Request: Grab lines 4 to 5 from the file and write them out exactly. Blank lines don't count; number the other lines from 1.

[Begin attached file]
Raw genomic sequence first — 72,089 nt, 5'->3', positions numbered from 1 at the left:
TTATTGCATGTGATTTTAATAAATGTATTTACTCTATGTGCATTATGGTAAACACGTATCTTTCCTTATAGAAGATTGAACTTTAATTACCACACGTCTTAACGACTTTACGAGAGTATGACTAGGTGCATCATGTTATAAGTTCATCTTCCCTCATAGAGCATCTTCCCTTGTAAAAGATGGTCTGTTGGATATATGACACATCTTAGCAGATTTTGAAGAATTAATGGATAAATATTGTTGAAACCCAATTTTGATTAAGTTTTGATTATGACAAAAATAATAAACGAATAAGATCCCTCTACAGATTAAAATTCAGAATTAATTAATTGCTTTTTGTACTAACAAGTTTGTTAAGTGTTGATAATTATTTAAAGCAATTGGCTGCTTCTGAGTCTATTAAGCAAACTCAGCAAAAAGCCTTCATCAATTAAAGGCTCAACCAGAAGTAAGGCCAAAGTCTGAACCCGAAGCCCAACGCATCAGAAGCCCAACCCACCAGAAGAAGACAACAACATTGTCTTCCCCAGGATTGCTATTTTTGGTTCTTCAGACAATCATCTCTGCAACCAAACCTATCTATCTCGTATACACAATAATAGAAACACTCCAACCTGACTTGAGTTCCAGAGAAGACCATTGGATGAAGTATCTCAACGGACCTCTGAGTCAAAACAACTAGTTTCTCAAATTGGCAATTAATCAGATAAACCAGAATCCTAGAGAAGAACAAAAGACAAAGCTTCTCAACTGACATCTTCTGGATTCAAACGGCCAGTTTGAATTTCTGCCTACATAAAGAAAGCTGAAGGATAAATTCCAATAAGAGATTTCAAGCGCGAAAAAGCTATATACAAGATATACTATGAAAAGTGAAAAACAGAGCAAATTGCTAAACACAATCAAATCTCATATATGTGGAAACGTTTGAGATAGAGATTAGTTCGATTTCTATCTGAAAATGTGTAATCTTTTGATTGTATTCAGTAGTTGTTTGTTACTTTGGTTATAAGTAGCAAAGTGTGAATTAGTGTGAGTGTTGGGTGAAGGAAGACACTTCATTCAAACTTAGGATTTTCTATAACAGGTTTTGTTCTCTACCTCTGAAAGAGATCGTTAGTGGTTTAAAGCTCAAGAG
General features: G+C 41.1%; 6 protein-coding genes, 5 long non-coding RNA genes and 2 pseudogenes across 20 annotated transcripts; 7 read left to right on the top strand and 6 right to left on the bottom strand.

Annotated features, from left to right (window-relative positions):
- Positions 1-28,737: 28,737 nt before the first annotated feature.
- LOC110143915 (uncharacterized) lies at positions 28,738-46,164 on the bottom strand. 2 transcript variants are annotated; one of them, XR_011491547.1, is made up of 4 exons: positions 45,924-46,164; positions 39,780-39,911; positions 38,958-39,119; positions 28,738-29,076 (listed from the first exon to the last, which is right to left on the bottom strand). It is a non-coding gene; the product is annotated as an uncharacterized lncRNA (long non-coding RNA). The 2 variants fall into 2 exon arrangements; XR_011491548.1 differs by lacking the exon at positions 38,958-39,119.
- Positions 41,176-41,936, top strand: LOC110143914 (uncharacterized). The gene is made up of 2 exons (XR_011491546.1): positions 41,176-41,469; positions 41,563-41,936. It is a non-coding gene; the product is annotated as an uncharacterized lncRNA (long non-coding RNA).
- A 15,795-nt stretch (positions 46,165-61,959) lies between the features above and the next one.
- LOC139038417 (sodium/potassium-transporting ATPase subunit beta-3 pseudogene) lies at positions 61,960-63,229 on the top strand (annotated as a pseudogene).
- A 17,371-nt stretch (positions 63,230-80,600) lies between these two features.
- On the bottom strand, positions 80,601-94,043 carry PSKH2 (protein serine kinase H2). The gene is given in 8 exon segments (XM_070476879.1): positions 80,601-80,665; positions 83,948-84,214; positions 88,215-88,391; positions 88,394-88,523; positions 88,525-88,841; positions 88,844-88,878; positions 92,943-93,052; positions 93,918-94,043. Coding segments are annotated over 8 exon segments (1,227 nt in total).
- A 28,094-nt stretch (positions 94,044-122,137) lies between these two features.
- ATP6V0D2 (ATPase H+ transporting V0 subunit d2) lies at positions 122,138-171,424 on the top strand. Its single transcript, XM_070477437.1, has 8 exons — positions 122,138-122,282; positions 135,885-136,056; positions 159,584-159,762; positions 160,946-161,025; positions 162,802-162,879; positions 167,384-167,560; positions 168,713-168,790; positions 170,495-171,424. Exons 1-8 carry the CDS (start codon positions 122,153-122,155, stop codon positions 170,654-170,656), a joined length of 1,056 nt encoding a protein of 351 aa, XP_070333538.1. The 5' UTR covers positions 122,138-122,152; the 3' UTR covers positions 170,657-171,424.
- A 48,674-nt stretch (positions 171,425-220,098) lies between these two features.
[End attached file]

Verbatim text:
Annotated features, from left to right (window-relative positions):
- Positions 1-28,737: 28,737 nt before the first annotated feature.